Parseval PL18 Airship, built 1913 for the British Navy [Wikimedia]
Tuesday 4th May 1915: At six-thirty this morning many people in Leighton Buzzard were alarmed to see a large airship travelling over the town heading north. Initially there were fears of an air raid, but the clear air allowed those watching the great vehicle to see that it was not a cylindrical Zeppelin but a cigar-shaped airship of the type used by the German and British Governments. Its height made it impossible to identify the flag fluttering from the car or to count the crew. By the time it reached Bletchley it had lost height and observers were able to see that it was flying the Union Jack. The airship hovered over Bletchley station for a few minutes, apparently deciding on its course, before again heading north. It appeared to be following the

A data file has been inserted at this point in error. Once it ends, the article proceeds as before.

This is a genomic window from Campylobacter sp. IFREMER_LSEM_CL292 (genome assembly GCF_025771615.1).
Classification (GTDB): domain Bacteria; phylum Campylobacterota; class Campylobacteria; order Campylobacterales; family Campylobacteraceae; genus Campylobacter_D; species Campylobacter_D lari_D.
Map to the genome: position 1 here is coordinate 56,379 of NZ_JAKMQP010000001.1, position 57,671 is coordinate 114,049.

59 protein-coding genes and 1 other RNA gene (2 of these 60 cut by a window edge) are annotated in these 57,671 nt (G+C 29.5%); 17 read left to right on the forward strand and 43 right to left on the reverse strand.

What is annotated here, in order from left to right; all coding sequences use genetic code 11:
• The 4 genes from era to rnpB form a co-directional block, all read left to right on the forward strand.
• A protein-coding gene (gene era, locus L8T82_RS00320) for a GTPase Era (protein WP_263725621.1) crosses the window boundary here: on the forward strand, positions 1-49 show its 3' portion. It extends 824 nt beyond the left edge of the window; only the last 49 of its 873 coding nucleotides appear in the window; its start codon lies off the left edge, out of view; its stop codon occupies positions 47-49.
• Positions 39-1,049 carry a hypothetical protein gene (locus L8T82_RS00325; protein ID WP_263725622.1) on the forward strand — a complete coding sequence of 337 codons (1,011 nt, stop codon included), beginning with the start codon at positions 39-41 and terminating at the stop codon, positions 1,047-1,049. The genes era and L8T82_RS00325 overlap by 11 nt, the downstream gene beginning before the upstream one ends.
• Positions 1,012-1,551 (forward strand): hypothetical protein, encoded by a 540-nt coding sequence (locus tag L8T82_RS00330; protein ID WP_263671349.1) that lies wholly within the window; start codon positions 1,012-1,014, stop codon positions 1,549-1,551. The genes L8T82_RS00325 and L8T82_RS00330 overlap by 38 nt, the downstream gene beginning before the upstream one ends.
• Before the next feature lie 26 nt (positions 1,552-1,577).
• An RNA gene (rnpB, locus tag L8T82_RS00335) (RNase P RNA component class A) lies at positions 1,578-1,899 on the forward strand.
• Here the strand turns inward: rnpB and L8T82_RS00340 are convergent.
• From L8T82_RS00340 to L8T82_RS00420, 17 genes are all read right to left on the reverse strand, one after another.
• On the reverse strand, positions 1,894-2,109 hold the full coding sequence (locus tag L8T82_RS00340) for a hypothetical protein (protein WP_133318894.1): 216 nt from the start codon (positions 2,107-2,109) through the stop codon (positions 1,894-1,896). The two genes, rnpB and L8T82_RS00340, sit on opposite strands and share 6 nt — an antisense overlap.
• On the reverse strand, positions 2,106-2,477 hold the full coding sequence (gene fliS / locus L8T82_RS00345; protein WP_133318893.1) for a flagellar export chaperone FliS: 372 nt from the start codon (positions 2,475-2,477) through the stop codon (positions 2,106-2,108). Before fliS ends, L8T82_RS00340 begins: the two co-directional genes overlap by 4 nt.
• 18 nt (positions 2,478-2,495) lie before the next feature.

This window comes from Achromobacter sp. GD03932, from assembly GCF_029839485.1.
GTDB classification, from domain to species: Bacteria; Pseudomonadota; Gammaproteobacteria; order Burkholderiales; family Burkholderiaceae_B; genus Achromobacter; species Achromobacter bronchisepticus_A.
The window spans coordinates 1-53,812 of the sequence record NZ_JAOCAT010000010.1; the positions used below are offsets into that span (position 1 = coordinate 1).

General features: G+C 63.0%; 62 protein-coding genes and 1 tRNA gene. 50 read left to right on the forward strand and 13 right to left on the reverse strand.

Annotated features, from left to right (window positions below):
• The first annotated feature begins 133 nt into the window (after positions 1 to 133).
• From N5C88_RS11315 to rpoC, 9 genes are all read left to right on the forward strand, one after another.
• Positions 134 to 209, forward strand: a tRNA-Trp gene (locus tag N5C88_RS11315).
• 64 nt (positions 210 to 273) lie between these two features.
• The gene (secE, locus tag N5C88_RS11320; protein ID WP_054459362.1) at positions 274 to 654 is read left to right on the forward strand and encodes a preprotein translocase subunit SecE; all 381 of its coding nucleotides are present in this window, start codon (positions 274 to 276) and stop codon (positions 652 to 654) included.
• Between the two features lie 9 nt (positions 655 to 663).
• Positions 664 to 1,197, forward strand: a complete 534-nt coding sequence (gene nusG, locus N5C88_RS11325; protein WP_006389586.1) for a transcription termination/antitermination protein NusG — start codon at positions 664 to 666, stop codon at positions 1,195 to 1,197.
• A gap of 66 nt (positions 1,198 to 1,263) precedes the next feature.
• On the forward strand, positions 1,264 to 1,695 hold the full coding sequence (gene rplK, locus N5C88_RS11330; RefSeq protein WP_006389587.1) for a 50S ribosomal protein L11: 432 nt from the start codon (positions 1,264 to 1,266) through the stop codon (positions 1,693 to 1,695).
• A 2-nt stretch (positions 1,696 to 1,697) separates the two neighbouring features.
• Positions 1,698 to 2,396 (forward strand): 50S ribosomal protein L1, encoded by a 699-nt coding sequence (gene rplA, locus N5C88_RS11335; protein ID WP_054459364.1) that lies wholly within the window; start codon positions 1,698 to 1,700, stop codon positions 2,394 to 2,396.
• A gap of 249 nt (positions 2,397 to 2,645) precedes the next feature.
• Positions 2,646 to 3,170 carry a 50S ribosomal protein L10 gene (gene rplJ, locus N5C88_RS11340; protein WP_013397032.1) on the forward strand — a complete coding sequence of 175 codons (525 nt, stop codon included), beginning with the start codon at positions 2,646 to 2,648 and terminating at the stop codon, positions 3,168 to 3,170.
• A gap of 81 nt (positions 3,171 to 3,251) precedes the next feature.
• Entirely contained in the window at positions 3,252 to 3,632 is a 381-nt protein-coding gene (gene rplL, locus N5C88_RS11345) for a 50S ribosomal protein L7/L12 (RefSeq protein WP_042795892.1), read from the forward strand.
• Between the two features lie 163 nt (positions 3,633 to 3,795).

London and North West
main land which is often used as a guide by airmen heading for northern . England
Our sources suggest that the airship was one of the British Army’s dirigible balloons. The army uses four types: the Astras Torres, the Beta, the Eta and the Parseval, all of which are the shape of a short, fat cigar with pointed ends.
Source: Leighton Buzzard Observer and Linslade Citizen, 11th May 1915